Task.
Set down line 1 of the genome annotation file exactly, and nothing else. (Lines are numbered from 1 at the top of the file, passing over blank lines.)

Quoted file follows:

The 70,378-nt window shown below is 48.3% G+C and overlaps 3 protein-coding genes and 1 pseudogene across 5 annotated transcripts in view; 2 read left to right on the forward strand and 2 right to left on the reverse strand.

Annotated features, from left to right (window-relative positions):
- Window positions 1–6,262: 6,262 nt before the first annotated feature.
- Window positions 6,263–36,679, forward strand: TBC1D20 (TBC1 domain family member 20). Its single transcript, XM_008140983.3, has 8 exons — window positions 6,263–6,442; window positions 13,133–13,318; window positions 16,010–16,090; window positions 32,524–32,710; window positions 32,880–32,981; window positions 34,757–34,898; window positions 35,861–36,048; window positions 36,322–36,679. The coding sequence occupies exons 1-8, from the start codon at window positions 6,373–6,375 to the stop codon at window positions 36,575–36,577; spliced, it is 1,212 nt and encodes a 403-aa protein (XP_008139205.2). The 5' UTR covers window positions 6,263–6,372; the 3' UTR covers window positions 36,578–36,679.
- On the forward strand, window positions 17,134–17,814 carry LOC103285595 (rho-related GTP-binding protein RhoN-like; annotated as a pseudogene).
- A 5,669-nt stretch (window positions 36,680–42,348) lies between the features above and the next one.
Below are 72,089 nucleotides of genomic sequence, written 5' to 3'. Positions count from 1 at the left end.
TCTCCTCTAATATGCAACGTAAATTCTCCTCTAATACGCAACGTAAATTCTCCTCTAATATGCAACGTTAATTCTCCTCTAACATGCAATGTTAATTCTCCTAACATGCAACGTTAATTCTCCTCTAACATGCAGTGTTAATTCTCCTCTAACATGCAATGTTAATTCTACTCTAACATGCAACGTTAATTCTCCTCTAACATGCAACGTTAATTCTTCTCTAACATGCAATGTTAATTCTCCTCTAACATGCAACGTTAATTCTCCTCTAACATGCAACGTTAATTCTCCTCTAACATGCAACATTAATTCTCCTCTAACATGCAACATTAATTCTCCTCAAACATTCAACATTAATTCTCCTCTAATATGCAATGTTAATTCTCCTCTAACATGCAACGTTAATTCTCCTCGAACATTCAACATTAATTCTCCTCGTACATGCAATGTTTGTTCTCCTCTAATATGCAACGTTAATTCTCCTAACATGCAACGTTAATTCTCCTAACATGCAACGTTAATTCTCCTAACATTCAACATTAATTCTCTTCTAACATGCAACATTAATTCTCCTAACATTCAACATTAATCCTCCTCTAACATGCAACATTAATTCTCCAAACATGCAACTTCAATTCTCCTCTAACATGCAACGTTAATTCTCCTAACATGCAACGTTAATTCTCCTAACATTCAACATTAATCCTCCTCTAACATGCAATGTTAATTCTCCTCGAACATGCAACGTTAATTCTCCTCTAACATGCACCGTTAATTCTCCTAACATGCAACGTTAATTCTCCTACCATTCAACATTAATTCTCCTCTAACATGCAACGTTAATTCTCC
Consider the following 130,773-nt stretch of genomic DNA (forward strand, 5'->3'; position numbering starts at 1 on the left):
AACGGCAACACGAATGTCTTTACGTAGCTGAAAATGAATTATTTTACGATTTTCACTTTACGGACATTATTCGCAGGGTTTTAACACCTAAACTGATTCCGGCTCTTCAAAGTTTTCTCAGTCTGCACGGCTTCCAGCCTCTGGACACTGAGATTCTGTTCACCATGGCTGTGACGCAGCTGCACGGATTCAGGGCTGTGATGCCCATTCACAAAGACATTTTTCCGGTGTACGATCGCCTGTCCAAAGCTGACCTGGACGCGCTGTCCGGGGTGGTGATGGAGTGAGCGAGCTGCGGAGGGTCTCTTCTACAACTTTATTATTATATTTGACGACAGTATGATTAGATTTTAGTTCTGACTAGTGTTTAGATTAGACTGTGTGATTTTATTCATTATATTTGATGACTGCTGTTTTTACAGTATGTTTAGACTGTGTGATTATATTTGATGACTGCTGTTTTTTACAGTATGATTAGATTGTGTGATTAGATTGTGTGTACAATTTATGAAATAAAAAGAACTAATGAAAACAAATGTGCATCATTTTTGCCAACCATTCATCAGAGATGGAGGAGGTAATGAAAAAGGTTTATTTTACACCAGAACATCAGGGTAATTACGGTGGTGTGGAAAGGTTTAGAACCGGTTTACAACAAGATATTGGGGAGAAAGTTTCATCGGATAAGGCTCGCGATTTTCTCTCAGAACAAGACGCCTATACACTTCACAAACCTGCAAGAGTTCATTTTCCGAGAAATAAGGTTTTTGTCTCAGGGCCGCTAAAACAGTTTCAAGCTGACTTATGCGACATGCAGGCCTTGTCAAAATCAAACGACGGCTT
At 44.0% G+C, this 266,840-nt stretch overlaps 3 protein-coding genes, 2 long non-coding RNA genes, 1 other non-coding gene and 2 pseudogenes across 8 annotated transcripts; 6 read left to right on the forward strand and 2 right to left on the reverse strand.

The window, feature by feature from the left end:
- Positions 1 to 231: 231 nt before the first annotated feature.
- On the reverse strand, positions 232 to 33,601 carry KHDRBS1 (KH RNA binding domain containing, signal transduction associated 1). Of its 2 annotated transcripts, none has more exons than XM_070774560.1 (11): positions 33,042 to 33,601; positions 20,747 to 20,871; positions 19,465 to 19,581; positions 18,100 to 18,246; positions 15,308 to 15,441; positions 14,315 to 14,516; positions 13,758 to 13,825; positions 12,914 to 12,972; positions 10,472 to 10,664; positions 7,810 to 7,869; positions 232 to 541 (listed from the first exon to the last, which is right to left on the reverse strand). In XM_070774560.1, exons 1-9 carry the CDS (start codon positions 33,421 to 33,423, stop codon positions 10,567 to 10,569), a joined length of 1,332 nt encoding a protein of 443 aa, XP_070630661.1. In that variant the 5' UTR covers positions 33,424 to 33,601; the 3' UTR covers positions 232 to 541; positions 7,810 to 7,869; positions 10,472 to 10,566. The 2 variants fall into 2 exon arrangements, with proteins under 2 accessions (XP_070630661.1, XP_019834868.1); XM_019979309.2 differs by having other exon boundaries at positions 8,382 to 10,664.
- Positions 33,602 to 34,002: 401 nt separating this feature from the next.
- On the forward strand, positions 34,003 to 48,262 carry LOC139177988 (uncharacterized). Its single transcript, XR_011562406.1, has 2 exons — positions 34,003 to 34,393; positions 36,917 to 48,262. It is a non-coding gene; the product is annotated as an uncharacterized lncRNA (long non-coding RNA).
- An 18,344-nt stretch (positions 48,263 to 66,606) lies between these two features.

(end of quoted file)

The 70,378-nt window shown below is 48.3% G+C and overlaps 3 protein-coding genes and 1 pseudogene across 5 annotated transcripts in view; 2 read left to right on the forward strand and 2 right to left on the reverse strand.